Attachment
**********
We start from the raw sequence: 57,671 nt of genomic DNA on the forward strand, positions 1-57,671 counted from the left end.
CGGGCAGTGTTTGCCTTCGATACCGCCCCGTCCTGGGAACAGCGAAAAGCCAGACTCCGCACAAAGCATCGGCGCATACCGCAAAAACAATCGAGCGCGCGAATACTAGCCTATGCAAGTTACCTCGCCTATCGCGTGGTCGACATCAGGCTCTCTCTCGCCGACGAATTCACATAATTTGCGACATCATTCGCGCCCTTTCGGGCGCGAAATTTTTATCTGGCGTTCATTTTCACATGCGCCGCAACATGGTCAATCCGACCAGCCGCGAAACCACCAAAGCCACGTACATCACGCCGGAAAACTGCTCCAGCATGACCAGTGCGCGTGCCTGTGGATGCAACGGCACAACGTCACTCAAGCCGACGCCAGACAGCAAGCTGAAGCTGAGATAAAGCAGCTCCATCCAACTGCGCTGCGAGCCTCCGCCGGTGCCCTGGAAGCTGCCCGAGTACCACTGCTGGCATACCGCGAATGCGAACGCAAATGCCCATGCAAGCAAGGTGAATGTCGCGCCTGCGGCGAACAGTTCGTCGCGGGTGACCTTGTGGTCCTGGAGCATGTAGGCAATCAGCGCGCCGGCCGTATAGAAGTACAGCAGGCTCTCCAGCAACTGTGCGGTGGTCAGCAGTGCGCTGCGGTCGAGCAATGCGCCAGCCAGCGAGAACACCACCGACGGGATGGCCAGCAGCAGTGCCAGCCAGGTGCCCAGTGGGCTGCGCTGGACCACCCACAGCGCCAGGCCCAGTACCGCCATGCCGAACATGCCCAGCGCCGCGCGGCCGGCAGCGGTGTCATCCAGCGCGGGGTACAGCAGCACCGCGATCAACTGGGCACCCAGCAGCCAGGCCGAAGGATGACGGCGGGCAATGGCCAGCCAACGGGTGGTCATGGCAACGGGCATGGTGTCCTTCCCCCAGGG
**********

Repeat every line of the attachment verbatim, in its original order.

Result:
We start from the raw sequence: 57,671 nt of genomic DNA on the forward strand, positions 1-57,671 counted from the left end.
CGGGCAGTGTTTGCCTTCGATACCGCCCCGTCCTGGGAACAGCGAAAAGCCAGACTCCGCACAAAGCATCGGCGCATACCGCAAAAACAATCGAGCGCGCGAATACTAGCCTATGCAAGTTACCTCGCCTATCGCGTGGTCGACATCAGGCTCTCTCTCGCCGACGAATTCACATAATTTGCGACATCATTCGCGCCCTTTCGGGCGCGAAATTTTTATCTGGCGTTCATTTTCACATGCGCCGCAACATGGTCAATCCGACCAGCCGCGAAACCACCAAAGCCACGTACATCACGCCGGAAAACTGCTCCAGCATGACCAGTGCGCGTGCCTGTGGATGCAACGGCACAACGTCACTCAAGCCGACGCCAGACAGCAAGCTGAAGCTGAGATAAAGCAGCTCCATCCAACTGCGCTGCGAGCCTCCGCCGGTGCCCTGGAAGCTGCCCGAGTACCACTGCTGGCATACCGCGAATGCGAACGCAAATGCCCATGCAAGCAAGGTGAATGTCGCGCCTGCGGCGAACAGTTCGTCGCGGGTGACCTTGTGGTCCTGGAGCATGTAGGCAATCAGCGCGCCGGCCGTATAGAAGTACAGCAGGCTCTCCAGCAACTGTGCGGTGGTCAGCAGTGCGCTGCGGTCGAGCAATGCGCCAGCCAGCGAGAACACCACCGACGGGATGGCCAGCAGCAGTGCCAGCCAGGTGCCCAGTGGGCTGCGCTGGACCACCCACAGCGCCAGGCCCAGTACCGCCATGCCGAACATGCCCAGCGCCGCGCGGCCGGCAGCGGTGTCATCCAGCGCGGGGTACAGCAGCACCGCGATCAACTGGGCACCCAGCAGCCAGGCCGAAGGATGACGGCGGGCAATGGCCAGCCAACGGGTGGTCATGGCAACGGGCATGGTGTCCTTCCCCCAGGG